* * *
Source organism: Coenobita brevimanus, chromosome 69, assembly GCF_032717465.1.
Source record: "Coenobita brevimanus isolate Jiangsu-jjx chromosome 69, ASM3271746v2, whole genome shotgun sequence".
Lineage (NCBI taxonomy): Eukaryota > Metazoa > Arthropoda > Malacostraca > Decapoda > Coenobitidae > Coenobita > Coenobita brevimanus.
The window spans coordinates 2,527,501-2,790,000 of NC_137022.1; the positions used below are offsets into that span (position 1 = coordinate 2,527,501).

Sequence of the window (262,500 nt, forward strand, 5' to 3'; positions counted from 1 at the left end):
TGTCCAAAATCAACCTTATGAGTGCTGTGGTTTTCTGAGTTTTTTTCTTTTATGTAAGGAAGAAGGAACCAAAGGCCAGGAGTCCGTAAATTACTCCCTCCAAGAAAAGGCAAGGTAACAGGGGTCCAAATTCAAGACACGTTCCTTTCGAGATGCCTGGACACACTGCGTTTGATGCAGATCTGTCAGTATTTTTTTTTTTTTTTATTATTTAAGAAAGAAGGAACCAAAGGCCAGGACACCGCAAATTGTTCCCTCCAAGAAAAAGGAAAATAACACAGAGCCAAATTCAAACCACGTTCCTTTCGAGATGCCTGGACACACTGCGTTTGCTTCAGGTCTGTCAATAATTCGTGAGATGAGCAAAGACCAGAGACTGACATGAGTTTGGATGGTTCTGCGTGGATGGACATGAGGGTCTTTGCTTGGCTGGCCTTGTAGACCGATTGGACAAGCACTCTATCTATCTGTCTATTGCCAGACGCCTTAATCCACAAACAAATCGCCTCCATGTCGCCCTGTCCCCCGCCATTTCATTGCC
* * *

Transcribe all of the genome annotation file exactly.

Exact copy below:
Source organism: Coenobita brevimanus, chromosome 69, assembly GCF_032717465.1.
Source record: "Coenobita brevimanus isolate Jiangsu-jjx chromosome 69, ASM3271746v2, whole genome shotgun sequence".
Lineage (NCBI taxonomy): Eukaryota > Metazoa > Arthropoda > Malacostraca > Decapoda > Coenobitidae > Coenobita > Coenobita brevimanus.
The window spans coordinates 2,527,501-2,790,000 of NC_137022.1; the positions used below are offsets into that span (position 1 = coordinate 2,527,501).

Sequence of the window (262,500 nt, forward strand, 5' to 3'; positions counted from 1 at the left end):
TGTCCAAAATCAACCTTATGAGTGCTGTGGTTTTCTGAGTTTTTTTCTTTTATGTAAGGAAGAAGGAACCAAAGGCCAGGAGTCCGTAAATTACTCCCTCCAAGAAAAGGCAAGGTAACAGGGGTCCAAATTCAAGACACGTTCCTTTCGAGATGCCTGGACACACTGCGTTTGATGCAGATCTGTCAGTATTTTTTTTTTTTTTTATTATTTAAGAAAGAAGGAACCAAAGGCCAGGACACCGCAAATTGTTCCCTCCAAGAAAAAGGAAAATAACACAGAGCCAAATTCAAACCACGTTCCTTTCGAGATGCCTGGACACACTGCGTTTGCTTCAGGTCTGTCAATAATTCGTGAGATGAGCAAAGACCAGAGACTGACATGAGTTTGGATGGTTCTGCGTGGATGGACATGAGGGTCTTTGCTTGGCTGGCCTTGTAGACCGATTGGACAAGCACTCTATCTATCTGTCTATTGCCAGACGCCTTAATCCACAAACAAATCGCCTCCATGTCGCCCTGTCCCCCGCCATTTCATTGCC